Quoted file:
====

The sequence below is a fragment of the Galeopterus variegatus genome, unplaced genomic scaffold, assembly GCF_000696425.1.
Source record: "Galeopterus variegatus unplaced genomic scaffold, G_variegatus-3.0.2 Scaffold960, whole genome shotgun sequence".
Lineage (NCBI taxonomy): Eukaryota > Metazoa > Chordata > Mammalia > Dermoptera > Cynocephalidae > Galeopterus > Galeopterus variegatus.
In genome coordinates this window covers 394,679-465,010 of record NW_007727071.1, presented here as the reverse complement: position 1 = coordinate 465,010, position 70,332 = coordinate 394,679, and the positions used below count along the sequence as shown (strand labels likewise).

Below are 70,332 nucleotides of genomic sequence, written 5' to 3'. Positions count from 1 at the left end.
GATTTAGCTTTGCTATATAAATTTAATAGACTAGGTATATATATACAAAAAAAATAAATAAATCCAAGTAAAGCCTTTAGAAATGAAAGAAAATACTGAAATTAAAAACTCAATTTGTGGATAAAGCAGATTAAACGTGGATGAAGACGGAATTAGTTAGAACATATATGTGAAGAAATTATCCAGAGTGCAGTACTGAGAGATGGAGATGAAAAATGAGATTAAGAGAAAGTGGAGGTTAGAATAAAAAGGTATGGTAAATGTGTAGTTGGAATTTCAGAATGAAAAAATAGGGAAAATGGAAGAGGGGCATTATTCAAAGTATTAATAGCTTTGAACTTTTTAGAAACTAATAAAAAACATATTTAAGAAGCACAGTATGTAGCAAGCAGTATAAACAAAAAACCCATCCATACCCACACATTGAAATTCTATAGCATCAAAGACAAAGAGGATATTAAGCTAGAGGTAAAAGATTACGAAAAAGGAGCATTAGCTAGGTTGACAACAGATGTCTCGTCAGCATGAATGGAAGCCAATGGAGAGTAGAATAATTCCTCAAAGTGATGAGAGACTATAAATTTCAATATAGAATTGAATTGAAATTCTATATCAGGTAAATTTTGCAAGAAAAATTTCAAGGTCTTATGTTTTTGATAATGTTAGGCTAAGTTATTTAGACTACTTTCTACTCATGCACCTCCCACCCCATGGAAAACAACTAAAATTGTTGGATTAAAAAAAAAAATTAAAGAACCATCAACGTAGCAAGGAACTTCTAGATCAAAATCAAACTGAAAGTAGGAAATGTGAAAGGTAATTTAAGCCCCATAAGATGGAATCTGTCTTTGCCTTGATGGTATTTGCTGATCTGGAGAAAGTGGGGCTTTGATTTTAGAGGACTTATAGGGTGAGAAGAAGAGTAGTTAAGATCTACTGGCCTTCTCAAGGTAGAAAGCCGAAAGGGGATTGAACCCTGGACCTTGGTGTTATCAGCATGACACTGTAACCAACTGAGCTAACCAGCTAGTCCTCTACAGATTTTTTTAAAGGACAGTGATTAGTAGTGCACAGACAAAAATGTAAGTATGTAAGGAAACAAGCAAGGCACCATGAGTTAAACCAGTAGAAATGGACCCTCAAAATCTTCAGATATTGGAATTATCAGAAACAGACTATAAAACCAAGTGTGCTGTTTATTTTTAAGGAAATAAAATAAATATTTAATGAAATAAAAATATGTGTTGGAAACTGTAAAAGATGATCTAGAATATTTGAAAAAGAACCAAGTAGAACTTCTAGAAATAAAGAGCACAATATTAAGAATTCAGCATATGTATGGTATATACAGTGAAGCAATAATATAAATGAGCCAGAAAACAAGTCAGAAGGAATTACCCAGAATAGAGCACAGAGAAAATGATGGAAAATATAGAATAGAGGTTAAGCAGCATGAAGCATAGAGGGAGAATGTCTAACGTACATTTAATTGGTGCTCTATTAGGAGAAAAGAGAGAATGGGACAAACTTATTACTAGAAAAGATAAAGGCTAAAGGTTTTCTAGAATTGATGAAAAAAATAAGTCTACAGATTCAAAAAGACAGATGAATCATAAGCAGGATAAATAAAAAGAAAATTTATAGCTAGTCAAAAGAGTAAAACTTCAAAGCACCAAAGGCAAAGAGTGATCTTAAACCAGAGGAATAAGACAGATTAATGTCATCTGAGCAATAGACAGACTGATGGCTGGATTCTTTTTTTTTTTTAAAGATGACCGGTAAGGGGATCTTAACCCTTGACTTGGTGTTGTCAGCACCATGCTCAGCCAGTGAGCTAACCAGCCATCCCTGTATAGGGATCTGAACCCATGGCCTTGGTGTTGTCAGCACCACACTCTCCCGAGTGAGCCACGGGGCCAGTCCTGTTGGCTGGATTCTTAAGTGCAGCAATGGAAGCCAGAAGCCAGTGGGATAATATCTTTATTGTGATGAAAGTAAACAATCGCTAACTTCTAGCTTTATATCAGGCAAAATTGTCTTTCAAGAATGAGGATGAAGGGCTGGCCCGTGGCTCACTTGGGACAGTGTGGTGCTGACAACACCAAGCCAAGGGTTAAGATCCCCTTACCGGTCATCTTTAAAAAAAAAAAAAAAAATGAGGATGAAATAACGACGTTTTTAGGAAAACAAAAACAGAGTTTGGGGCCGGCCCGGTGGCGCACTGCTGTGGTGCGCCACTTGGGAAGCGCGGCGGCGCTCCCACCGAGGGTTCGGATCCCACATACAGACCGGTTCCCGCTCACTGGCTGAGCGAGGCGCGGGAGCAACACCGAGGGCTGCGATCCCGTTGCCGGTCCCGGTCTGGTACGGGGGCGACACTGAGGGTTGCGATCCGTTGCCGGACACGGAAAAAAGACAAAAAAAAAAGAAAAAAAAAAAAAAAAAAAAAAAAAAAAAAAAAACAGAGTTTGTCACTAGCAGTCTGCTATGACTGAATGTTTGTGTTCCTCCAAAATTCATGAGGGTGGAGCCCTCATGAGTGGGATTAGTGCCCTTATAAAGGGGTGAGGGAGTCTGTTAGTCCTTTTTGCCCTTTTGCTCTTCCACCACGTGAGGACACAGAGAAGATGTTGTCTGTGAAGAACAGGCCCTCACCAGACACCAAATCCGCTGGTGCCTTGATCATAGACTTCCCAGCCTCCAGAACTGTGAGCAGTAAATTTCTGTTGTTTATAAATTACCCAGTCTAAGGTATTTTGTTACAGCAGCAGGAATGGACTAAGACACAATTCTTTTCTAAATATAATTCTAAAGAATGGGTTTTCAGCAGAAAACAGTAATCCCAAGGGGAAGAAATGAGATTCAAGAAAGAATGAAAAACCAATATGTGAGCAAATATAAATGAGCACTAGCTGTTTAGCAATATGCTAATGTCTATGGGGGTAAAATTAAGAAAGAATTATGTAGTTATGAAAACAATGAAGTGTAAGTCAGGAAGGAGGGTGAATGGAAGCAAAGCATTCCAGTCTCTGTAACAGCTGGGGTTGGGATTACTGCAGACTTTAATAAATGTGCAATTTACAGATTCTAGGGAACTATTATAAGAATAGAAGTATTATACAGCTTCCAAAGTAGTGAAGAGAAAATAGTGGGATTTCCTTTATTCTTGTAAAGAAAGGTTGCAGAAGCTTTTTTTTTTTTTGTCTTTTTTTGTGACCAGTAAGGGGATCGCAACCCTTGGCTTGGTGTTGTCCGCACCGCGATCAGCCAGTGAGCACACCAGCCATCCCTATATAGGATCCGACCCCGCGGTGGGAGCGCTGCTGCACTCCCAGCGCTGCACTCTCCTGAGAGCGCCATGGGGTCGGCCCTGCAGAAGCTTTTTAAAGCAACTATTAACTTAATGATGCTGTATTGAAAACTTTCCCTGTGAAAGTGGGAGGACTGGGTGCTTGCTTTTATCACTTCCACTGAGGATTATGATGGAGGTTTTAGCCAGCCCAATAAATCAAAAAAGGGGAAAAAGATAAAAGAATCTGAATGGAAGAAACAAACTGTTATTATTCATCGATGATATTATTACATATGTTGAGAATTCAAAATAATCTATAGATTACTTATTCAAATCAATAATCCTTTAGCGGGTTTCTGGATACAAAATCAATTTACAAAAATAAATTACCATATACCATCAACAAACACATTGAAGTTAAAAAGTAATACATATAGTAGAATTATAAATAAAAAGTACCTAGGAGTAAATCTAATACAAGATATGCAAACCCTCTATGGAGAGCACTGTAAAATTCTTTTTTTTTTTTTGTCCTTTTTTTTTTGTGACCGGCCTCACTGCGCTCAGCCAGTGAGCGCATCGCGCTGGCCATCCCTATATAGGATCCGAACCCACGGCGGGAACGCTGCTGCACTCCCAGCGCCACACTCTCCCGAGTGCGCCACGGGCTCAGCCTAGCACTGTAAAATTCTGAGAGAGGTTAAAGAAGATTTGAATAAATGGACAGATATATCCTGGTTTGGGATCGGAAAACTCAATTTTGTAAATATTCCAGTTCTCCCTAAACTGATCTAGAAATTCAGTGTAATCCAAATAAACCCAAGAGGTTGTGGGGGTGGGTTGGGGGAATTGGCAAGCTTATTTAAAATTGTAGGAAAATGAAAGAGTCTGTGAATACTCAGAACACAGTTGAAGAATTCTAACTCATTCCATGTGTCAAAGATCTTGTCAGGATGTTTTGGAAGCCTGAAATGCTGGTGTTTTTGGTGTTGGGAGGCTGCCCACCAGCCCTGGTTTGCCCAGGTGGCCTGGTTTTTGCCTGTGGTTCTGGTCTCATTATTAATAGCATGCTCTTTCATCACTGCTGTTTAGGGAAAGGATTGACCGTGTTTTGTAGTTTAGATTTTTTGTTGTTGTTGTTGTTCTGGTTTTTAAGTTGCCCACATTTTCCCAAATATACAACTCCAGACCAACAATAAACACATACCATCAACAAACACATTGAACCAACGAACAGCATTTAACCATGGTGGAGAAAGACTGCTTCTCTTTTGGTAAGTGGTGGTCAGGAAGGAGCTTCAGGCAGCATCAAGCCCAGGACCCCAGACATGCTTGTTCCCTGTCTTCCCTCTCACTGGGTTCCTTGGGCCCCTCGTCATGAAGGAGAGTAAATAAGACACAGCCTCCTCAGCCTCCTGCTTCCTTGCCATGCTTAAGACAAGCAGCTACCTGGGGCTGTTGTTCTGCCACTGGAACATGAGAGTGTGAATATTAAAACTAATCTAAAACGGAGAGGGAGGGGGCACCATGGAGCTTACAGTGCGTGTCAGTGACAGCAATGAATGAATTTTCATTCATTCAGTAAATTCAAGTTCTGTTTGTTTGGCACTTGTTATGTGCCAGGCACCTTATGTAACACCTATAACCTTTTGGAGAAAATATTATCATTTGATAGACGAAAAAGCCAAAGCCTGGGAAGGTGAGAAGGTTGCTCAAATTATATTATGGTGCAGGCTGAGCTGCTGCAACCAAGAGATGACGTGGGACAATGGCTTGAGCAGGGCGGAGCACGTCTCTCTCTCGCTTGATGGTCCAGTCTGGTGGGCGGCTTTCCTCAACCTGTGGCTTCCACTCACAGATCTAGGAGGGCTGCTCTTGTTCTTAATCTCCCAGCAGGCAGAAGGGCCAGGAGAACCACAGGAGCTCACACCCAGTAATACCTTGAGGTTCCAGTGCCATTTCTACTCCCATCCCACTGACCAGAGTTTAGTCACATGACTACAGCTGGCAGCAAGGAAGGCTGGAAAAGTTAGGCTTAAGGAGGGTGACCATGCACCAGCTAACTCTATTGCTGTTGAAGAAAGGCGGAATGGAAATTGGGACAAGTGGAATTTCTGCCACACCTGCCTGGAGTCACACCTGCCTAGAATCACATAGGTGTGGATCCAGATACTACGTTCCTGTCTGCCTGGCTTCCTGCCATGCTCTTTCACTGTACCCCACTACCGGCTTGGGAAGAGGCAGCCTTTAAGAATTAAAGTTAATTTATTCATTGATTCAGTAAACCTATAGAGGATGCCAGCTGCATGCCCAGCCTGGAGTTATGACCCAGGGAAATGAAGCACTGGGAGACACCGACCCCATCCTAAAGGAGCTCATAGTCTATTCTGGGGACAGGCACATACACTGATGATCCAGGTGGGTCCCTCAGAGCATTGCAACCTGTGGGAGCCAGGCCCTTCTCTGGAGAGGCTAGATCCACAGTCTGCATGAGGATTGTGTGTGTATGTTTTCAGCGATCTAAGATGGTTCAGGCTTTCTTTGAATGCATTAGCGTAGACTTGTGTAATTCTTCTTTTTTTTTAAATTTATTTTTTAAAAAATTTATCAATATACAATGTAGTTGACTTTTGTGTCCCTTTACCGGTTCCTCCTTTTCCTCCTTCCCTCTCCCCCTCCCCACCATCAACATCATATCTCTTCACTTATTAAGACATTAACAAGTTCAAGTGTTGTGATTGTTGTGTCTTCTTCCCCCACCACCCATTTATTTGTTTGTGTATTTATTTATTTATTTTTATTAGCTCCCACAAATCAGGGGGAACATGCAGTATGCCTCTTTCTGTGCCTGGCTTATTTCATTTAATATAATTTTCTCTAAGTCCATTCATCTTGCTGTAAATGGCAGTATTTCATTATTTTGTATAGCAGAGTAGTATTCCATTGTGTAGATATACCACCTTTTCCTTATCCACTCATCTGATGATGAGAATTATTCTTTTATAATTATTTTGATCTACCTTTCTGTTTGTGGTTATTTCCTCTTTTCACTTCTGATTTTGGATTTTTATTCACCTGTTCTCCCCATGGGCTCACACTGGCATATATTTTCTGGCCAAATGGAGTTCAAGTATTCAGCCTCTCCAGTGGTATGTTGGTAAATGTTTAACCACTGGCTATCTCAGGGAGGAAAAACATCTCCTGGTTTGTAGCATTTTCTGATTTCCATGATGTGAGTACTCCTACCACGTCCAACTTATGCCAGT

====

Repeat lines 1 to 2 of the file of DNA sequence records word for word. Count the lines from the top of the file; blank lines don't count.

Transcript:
The sequence below is a fragment of the Galeopterus variegatus genome, unplaced genomic scaffold, assembly GCF_000696425.1.
Source record: "Galeopterus variegatus unplaced genomic scaffold, G_variegatus-3.0.2 Scaffold960, whole genome shotgun sequence".